[From December Issue 2012]
The tradition of Japanese Paper or washi (wa meaning Japanese and shi meaning paper) originated in China and was introduced to Japan through Buddhism. Paper making began during the Nara Period (8th century) and continued to develop gradually. But it is mostly during the Edo period (17 ~ 19th century) that Japanese paper became really popular, when it began to be sold all over Japan and new types of washi appeared. The production of paper became a part-time job during winter in farming villages.
Washi is the general term used to describe handmade paper made with traditional Japanese techniques. One of the biggest differences in the production processes, compared to normal wood pulp paper, is that the process requires little or no chemicals. Most Japanese paper is made in winter when pure, cold running water, essential to the process, is abundantly available. The cold water inhibits the growth of bacteria that might spoil the paper. The result is a paper that usually is sturdier and more durable than normal paper.
Washi is mostly made from the bark of gampi, mitsumata or kozo (paper mulberry) trees. Washi made from bamboo, hemp, rice, or wheat can also be found, but in smaller amounts and is mostly produced for specialized purposes.
The kozo tree is indigenous to the south of Japan. As it is known for producing strong fibers, it has also been used to create textiles. Mitsumata is a type of bush native to China that has been used for papermaking in Japan since the 17th century. With its ivory color and fine surface it is especially suitable for making calligraphy paper, but was also used to make paper money during the Meiji period (19 ~ 20th century). The gampi tree is found in the mountains of Japan. Japanese paper made of gampi fibers is very rare and very expensive. Mainly used for books and artisanal crafts, it has a natural reddish cream color and a smooth, shiny surface.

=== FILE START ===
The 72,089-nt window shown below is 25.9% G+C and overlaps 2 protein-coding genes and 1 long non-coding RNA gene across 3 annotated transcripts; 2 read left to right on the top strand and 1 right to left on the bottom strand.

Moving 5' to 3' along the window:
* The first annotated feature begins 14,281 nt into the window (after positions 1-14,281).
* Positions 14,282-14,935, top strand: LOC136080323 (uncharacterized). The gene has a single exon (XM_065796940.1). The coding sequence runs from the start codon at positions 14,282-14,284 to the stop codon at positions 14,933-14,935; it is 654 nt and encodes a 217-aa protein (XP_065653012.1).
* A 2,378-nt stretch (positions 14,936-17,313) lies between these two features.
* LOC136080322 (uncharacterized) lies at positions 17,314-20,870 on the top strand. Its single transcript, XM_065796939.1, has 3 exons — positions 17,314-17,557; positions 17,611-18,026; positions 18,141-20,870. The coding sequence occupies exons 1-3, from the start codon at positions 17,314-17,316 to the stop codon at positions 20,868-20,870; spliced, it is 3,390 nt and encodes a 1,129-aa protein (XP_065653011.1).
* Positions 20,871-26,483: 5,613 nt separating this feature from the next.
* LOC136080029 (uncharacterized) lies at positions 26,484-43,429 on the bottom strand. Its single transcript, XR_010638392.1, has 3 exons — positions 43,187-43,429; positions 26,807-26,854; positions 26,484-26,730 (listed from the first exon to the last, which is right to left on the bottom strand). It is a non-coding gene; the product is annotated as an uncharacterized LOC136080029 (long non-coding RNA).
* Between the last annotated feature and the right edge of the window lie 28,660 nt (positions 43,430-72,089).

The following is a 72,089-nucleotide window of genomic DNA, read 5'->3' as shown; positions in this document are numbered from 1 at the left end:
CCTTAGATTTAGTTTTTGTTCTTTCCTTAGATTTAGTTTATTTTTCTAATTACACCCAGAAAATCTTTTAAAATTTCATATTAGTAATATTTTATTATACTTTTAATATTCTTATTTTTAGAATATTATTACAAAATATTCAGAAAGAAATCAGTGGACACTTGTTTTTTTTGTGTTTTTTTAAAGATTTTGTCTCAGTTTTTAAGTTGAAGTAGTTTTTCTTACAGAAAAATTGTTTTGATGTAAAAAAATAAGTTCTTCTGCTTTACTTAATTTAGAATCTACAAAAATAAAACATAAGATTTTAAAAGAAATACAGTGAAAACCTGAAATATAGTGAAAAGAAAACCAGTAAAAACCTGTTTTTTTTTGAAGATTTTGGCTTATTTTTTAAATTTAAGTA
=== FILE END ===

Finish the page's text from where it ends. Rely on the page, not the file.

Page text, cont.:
At the beginning of the production process branches are pruned, steamed, dried and stripped of their bark. The fibers are then boiled in water to remove starch, fat and tannin. Then it is rinsed in cold running water to remove any impurities. The remaining non-fibrous material is removed by hand. Wet balls of fiber are scooped onto a screen and shaken to distribute the fibers evenly. After drying the fibers, the washi is ready and it only needs to be sorted and cut.
Echizen (present day eastern side of Fukui Prefecture) paper dates back to the 15th century and is named after the region that produces it. Echizen is one of the most famous regions for paper production and its papermaking tradition was recognized as a traditional Japanese craft in 1976. Often used to create Japanese style lanterns, umbrellas or shoji screens, Mino (present day Gifu Prefecture) paper was first mentioned in the 14th century and is famous for its durability.
Ieda Paper Craft was established in 1889 in Mino City, Gifu Prefecture and now owned by the fourth generation of the IEDA family. They become well known for their “1/100” brand that combines paper craft with art. One of their most successful products is their paper snowflakes. The blurry borders of the Japanese paper are reminiscent of the structure of snow crystals, giving them a beautiful and realistic look. They are used as window decorations and, rather than having to use glue, will adhere to glass with just water. They can be removed and reused many times. Easy to use, ecological and safe for children, these paper snowflakes are the perfect decoration for the winter season.
Text: Nicolas SOERGEL